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Compliance and enforcement

Enforcement

What measures are in place to enforce the laws governing medicinal products?

The legal recourse against falsified or illegally distributed medicines can be found under the Drug Administration Law, the Product Quality Law, the Consumer Protection Law and the Criminal Law. Violations can be addressed with either administrative or criminal procedures.

Breaches of licensing requirements, quality standards, good clinical, manufacturing and distribution practices and labelling rules (among other things) will mainly be enforced by the China Food and Drug Administration (CFDA) and their respective local counterparts. The CFDA is also responsible for initiating administrative procedures against falsified or illegal drug distribution. Parties that manufacture, distribute or sell counterfeit drugs face penalties including:

  • confiscation of counterfeits and illegal revenues;
  • administrative fines;
  • revocation of manufacturing permits; and
  • orders to cease infringement and illegal operations.

Breaches of the promotional rules for pharmaceutical products are generally enforced by the State Administration of Industry and Commerce (SAIC) and its local counterparts.

Dishonest practices

What mechanisms are in place to combat bribery, fraud, collusion, counterfeiting and other dishonest practices in the pharmaceutical sector?

The People’s Court is the main body charged with enforcing against fraud, adulteration, counterfeiting, bribery and other serious offences in drug marketing and promotion that constitute crimes. The criminal process is initiated by the Public Security Bureau, which is responsible for criminal investigations, and the People’s Procuratorate, which is responsible for indictment. If convicted by the court, parties manufacturing, distributing or selling falsified or adulterated medicines may be subject to criminal fines. Further, the personnel in charge of the organisation responsible for the wrongdoing may face criminal detention, fixed-term or life imprisonment or – in the most serious cases – the death penalty.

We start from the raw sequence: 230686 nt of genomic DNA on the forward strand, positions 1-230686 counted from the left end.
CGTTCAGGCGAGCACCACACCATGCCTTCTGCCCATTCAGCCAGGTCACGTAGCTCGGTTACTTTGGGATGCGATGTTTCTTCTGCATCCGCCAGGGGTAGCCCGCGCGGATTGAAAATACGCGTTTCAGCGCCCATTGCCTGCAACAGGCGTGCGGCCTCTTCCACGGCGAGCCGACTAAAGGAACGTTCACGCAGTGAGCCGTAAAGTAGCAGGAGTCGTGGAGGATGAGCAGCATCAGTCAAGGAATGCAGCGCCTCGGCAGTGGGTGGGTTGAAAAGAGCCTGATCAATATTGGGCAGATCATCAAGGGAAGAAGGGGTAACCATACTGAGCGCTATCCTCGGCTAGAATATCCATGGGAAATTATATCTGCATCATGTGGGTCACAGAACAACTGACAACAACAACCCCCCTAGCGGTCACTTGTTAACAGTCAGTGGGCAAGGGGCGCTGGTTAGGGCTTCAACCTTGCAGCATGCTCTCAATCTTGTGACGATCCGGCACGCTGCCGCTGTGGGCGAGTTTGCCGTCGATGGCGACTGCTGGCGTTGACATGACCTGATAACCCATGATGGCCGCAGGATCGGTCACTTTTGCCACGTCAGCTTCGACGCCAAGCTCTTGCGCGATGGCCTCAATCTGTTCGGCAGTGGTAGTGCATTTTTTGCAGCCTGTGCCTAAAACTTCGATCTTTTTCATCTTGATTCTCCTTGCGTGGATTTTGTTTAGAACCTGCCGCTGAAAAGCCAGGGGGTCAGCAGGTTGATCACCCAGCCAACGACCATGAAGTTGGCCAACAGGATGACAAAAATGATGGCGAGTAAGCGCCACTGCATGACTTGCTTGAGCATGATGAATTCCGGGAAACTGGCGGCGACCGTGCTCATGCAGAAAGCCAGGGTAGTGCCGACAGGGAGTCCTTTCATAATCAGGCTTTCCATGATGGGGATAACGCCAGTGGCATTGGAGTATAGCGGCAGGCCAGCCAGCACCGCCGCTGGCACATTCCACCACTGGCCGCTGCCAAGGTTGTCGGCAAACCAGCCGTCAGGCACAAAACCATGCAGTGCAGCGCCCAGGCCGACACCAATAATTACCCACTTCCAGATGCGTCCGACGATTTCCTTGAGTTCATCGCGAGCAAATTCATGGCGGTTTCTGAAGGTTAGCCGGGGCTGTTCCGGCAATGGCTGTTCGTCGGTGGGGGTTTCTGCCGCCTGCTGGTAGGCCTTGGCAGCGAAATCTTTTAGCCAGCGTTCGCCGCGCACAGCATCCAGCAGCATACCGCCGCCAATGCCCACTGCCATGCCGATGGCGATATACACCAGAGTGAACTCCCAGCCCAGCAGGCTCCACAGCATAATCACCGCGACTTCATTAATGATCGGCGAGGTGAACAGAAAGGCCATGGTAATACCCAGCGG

If the nature of bribery is not criminal but commercial, the local counterparts of the SAIC can investigate and impose administrative fines of 10% to 30% of the illegally generated business turnover, according to the latest proposed draft revision to the Anti-unfair Competition Law. The National Health and Family Planning Commission also maintains a blacklist to debar drug companies and individuals from participating in public tenders. Once blacklisted in a province, the relevant company and individual will be prohibited from selling drugs in that province for two years and will have less likelihood in winning hospital tenders in all other provinces in China.

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